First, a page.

Ordinary language is all right.
One could divide humanity into two classes:
those who master a metaphor, and those who hold by a formula.
Those with a bent for both are too few, they do not comprise a class.
Sometimes Thoreau will let a metaphor guide him through an entire paragraph. Sentences expand, relate to one another, in 'literary' ways. On 14 July 1852:
'Saw to-day for the first time this season fleets of yellow butterflies dispersing before us, we rode along berrying on the Walden road. Their yellow fleets are in the offing. Do I ever see them in numbers off the road? They are a yellow flower that blossoms generally about this time. Like a mackerel fleet, with their small hulls and great sails. Collected now in compact but gorgeous assembly in the road, like schooners in a harbor, a haven; now suddenly dispersing on our approach and filling the air with yellow snowflakes in their zigzag flight, or as when a fair wind calls those schooners out and disperses them over the broad ocean.'
Elsewhere, single sentences of Thoreau's often state single observations. In longer ones he records extended observations of complex objects, letting syntax accommodate his role as the observer. Shorter sentences then sound like facts, statements of facts. I saw this. This was that. Also. And then. But this technique also lets him do something surprising that would otherwise code as 'just' literary, as on 16 July:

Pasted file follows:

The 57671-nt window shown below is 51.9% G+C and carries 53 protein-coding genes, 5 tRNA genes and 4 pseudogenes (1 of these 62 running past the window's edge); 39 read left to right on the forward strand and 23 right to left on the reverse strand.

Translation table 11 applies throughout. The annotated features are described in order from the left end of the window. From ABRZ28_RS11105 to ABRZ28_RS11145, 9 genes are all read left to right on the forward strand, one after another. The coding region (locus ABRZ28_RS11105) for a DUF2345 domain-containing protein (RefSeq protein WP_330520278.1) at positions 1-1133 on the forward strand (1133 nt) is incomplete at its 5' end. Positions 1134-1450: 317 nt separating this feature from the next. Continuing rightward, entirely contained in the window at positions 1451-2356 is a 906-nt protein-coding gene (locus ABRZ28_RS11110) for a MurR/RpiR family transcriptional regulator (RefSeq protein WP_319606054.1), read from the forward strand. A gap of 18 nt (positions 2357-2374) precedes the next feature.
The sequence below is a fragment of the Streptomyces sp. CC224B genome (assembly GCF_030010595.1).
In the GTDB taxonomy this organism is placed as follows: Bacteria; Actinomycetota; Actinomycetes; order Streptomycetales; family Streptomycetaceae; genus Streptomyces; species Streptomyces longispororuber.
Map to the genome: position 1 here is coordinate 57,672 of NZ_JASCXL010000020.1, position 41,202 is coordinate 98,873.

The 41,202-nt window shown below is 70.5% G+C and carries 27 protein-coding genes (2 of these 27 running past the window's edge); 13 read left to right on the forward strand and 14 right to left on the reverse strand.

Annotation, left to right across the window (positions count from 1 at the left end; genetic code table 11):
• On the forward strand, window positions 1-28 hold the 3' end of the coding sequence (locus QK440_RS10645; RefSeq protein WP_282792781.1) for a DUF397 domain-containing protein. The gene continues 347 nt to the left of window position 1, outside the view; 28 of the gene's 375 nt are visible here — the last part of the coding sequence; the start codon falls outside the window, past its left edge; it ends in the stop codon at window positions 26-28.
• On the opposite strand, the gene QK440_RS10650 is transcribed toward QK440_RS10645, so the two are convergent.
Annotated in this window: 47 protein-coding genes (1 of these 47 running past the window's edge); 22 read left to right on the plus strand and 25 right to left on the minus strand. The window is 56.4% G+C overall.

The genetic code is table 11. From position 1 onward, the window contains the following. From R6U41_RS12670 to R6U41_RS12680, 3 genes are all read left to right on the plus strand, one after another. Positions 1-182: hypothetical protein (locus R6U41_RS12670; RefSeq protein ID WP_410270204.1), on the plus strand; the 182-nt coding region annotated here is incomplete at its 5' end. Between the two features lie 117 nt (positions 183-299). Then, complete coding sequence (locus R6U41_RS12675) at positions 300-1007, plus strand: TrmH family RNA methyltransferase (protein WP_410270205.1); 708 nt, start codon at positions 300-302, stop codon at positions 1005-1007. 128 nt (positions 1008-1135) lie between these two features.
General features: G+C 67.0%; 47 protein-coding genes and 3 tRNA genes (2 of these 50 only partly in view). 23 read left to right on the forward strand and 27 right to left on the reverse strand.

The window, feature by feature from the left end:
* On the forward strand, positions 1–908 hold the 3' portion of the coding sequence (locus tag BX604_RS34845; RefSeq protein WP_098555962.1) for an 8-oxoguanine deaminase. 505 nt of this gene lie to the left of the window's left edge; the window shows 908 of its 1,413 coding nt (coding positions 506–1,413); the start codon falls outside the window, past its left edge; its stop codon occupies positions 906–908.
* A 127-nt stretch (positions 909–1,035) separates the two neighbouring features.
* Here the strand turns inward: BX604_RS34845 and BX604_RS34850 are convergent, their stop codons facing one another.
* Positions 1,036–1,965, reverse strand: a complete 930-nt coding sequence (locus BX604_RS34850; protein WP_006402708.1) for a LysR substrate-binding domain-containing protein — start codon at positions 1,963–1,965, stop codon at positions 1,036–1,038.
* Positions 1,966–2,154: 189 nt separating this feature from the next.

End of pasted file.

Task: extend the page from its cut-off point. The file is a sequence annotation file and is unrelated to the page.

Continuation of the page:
'The bass on Conantum is a very rich sight now. Its twigs are drooping, weighed down with pendulous flowers, so that, when you stand directly under it and look up, you see one mass of flowers, a flowery canopy. Its conspicuous leaf-like bracts, too, have the effect of flowers. The tree resounds with the hum of bees,—bumblebees and honey-bees; rose-bugs and butterflies, also, are here,—a perfect susurrus, a sound, as C. says, unlike any other in nature,—not like the wind, as that is like the sea. The bees abound on the flowers of the smooth sumach now. The branches of this tree touch the ground, and it has somewhat the appearance of being weighed down with flowers. The air is full of sweetness. The tree is full of poetry.'
The effect of the final sentence is something like: 'I also saw this', that the tree was full of poetry. Not a metaphor, not a figure, but a perception, put into words stating a fact on a par with other facts.
If purity of heart is to will one thing, then Archie Bell is pure of heart. So are the Drells.
—The state, and your furious mother, when you're four.
The state calls you by all your names; intimates, by less than one.
Famous people are called by two names, familiar people by one. When writers want a character to loom larger for us they make the other characters call her constantly by her full name.
Grietzerian line from Lichtenberg: 'What leaning on your right elbow means after you have been leaning on your left for an hour'.